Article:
In part, the debate over the virtues of patronage comes too late. The replacement of party-centered, labor-intensive political campaigns with candidate-centered, capital-intensive ones has lessened politicians' demand for patronage employment. Politicians want money for media campaigns, not precinct workers. This increased demand for campaign contributions puts pressure on politicians to exchange government favors, including contracts, for such contributions. O'Hare, however, limits these exchanges, making it the patronage case most likely to have a strong effect on our political system.
Richard L. Hasen
Bowman, Cynthia Grant 1991 "We Don't Want Anybody Anybody Sent": The Death of Patronage Hiring in Chicago. Northwestern University Law Review 86:57–95.
——1996 The Law of Patronage at a Crossroads. Journal of Law and Politics 12:341–363.
Hasen, Richard L. 1993 An Enriched Economic Model of Political Patronage and Campaign Contributions: Reformulating Supreme Court Jurisprudence. Cardozo Law Review 14:1311–1341.
Johnson, Ronald N. and Libecap, Gary D. 1994 The Federal Civil Service System and the Problem of Bureaucracy: The Economics and Politics of Institutional Change. Chicago: University of Chicago Press.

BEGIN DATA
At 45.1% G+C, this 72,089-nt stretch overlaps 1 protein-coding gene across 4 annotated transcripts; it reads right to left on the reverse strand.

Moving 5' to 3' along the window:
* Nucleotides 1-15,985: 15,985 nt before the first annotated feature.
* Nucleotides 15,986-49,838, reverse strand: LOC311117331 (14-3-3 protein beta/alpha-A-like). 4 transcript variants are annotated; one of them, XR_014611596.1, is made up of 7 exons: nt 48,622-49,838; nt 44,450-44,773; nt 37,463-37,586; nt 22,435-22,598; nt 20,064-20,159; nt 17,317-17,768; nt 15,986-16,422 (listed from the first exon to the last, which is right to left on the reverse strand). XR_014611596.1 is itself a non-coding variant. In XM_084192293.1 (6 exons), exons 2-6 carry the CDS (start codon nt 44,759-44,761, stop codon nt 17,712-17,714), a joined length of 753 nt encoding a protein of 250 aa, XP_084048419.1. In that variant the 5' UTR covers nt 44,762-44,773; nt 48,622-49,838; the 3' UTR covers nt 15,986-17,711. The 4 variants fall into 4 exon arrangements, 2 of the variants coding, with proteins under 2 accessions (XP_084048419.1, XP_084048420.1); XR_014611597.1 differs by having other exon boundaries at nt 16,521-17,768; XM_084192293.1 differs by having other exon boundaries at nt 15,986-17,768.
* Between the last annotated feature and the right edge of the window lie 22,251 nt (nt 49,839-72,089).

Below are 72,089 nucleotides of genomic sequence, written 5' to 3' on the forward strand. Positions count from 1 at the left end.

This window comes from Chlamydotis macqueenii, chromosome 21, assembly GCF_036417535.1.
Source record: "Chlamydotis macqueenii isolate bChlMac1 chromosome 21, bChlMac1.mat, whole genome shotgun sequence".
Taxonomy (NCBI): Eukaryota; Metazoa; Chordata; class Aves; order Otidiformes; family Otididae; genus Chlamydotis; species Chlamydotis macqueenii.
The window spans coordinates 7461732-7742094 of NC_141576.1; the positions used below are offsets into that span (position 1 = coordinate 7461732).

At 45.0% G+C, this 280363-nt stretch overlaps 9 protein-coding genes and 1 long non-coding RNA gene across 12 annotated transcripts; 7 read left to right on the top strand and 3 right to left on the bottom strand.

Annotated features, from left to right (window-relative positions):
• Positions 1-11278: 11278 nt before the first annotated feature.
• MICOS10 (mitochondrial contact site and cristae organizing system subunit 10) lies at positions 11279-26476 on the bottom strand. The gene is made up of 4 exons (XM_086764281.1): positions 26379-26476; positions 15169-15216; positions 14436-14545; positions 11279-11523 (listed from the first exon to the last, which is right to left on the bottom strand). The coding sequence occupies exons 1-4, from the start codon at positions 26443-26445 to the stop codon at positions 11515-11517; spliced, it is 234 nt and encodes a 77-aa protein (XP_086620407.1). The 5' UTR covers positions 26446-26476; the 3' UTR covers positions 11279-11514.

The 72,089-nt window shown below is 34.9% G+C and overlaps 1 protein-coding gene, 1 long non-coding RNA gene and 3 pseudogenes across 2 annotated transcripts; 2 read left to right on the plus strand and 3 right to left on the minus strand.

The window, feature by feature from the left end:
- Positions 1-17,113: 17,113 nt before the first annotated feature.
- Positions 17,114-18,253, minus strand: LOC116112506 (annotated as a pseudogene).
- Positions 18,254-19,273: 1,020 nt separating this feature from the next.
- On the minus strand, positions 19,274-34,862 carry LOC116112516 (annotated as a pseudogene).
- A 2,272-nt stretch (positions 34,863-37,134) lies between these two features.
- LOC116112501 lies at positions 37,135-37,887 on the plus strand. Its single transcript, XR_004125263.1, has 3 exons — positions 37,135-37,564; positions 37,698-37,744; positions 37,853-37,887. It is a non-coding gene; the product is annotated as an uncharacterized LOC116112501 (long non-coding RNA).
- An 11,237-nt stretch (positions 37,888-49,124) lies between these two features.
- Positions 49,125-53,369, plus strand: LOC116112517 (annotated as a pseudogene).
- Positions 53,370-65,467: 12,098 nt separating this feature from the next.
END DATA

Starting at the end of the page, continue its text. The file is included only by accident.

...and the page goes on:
The term patronage describes the practice of distributing public sector posts in exchange for political support. In the absence of binding civil service rules, a party boss (patron) rewards loyal partisans (clients) by providing them with public sector employment. Patronage therefore can be included among a broad range of clientelistic political practices in which parties use public resources to deliver private and club benefits to particular groups of voters in order to maximize electoral support. Different from other types of clientelistic practices, patronage provides the client with a steady source of income whose stability depends on the reelection of the patron.